Cornwall Airport Newquay becomes first licensed Spaceport in the UK
A Spaceport transformation requires two things: the right facilities and legislation. Cornwall Airport Newquay now meets every need.
As a commercially regulated aerodrome CAN already had many of the relevant facilities and infrastructure in place: a 2,744 x 45 metre long runway with surveillance systems and a secure perimeter to facilitate safe horizontal satellite launches, navigation aids, fuel storage and runway lighting. There were minimal infrastructure changes needed to make the site fully operational for space activity.
And with Spaceport’s sustainability values at the heart of their activities, CAN’s location made it the perfect contender for “the world’s responsible launch” site, offering uncongested airspace and low residential density. Its direct access to the Atlantic Ocean and segregated airspace, as well as the close proximity to world-leading satellite communications provider Goonhilly Earth Station (25 miles south) made this the ultimate launchpad for the UK’s newest space ventures.
Ian Jones, CEO of Goonhilly Earth Station, believes Cornwall is the perfect place to propel the UK Space scene towards global renown: “we’re on a peninsula, surrounded by the ocean with the ability to get into, and communicate, with space. It’s like living on our own little spaceship here. It’s also the sort of environment that makes our services exportable to the rest of the world. Like we exported mining over 200 years ago, we’re now exporting highly effective communications and that is the way forward.”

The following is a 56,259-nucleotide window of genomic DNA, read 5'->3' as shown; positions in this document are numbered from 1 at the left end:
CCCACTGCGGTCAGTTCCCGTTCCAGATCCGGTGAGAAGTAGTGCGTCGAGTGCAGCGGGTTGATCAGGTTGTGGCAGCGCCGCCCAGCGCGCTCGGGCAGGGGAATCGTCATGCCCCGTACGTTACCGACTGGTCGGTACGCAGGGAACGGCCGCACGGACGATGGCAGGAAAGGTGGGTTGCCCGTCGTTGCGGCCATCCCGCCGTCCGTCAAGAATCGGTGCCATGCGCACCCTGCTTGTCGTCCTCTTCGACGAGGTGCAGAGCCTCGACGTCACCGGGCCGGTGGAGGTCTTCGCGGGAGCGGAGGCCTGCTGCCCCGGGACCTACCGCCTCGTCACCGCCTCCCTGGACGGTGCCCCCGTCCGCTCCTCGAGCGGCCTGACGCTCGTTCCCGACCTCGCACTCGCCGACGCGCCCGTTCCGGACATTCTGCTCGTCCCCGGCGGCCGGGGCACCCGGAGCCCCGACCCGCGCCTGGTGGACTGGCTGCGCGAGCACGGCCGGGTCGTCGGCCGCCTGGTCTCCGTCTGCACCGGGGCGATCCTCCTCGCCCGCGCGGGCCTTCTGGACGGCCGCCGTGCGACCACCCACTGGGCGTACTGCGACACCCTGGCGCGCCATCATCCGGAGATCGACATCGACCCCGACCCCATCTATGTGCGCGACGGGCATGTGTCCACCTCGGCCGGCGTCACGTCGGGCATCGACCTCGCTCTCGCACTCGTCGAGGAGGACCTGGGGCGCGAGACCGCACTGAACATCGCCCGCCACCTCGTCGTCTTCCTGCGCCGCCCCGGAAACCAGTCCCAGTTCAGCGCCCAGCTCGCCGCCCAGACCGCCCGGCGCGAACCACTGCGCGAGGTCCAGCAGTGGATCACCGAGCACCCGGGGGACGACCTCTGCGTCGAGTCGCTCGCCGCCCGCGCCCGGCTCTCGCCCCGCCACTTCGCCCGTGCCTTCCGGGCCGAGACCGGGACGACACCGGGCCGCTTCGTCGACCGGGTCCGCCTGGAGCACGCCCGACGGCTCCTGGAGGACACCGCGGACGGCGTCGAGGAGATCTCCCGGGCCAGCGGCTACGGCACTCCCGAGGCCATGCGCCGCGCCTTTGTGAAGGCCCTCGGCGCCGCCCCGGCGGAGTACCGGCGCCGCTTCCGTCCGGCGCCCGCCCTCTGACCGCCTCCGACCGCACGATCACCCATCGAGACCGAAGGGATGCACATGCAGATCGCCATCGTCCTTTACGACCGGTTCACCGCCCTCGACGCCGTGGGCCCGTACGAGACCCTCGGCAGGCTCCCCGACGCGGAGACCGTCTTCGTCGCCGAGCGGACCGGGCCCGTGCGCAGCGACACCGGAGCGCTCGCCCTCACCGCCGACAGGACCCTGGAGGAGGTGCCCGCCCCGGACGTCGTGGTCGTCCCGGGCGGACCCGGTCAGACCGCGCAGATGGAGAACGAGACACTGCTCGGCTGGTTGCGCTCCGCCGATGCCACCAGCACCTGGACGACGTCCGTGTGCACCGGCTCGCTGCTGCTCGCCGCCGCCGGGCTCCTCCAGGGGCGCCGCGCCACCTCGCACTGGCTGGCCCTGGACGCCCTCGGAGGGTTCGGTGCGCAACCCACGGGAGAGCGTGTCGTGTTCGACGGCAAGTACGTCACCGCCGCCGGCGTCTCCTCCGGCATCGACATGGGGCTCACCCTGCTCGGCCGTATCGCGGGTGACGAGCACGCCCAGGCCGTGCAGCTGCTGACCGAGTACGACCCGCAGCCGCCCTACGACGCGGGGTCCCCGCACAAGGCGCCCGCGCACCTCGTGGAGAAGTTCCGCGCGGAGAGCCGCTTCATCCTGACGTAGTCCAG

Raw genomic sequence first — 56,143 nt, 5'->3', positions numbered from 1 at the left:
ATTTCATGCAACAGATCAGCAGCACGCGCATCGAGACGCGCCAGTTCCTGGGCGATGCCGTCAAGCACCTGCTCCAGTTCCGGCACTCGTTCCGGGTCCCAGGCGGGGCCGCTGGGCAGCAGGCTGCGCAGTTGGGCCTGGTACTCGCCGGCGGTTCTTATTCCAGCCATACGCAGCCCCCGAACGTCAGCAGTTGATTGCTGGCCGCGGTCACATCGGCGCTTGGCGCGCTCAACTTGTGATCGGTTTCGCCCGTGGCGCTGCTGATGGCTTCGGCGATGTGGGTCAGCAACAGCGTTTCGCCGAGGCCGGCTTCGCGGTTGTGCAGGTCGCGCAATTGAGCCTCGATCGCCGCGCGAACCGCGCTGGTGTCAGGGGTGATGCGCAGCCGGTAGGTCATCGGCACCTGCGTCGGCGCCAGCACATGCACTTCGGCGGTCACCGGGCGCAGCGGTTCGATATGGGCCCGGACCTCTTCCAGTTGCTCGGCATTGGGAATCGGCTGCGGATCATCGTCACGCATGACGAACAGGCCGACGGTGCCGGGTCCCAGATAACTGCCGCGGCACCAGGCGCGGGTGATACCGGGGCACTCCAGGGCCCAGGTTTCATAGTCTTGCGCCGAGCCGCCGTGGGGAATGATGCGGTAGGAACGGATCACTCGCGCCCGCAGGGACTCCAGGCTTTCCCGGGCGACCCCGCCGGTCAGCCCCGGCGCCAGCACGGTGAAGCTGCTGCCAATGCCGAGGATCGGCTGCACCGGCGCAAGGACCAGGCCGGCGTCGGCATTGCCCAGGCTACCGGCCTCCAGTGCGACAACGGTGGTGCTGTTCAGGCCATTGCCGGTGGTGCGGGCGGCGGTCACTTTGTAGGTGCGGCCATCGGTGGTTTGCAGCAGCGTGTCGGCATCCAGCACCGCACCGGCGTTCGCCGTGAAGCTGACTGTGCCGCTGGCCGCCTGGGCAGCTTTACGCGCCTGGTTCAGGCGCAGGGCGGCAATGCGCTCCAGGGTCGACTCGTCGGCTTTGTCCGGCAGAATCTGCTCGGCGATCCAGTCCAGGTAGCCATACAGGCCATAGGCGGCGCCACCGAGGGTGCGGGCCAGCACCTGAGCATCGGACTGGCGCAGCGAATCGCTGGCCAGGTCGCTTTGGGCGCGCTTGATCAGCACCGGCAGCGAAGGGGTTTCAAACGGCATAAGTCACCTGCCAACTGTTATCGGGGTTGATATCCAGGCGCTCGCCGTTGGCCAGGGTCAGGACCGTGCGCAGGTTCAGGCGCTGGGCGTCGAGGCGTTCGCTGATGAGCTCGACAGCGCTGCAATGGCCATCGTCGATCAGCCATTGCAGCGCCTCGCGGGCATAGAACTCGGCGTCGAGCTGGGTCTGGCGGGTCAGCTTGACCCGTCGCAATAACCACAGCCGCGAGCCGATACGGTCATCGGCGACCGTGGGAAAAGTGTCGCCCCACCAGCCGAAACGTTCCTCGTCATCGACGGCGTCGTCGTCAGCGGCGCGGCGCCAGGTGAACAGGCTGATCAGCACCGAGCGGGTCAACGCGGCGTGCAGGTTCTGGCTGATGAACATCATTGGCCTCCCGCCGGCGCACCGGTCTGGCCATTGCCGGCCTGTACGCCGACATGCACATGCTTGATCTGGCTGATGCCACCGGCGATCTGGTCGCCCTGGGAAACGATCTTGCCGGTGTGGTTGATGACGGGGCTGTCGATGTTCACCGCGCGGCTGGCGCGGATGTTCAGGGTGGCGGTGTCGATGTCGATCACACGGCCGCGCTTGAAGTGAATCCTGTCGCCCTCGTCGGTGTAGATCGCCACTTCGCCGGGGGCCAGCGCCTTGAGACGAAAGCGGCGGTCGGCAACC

CAN’s transformation from a regional passenger airport to the UK’s first licensed Space and Air port was no easy feat. There were some key operational measures and procedures needed to get the project off the ground (and into space!) – the most challenging and integral being legislation and the CAA licensing.
The team were involved in multiple aspects of the UK Civil Aviation Authority’s licensing process. Operationally, they prepared Echo Apron for the upcoming launch activities, provided the specialist Ground servicing equipment, handled the inbound Cosmic Girl (a modified Boeing 747) carrying the equipment for launch preparations, as well as handling and offloading the Launcher One rocket upon its arrival from the United States.
Thanks to their teams’ aerodrome support, marshalling, guidance, security and air traffic control provision, both the Echo Apron and the Space Systems Integration Facility are ready for launch. With safety underpinning all launch preparations, Cornwall Airport Newquay has received the UK CAA’s approval. – On 16th November 2022 they reached a new frontier, becoming the UK’s very first airport to hold a Spaceport licence.
Speaking about the transformation, Managing Director of Cornwall Airport Newquay, Sam O’Dwyer says: “We are incredibly proud to be involved in this innovative project to enable space launch from Cornwall Airport Newquay with Spaceport Cornwall and Virgin Orbit. The team effort that has gone into developing a fully licensed Spaceport facility which will deliver safe and secure space operations for the UK’s first ever space launch has been simply inspiring and I’d like to say a massive well done to my team.”
Delivering twice as much.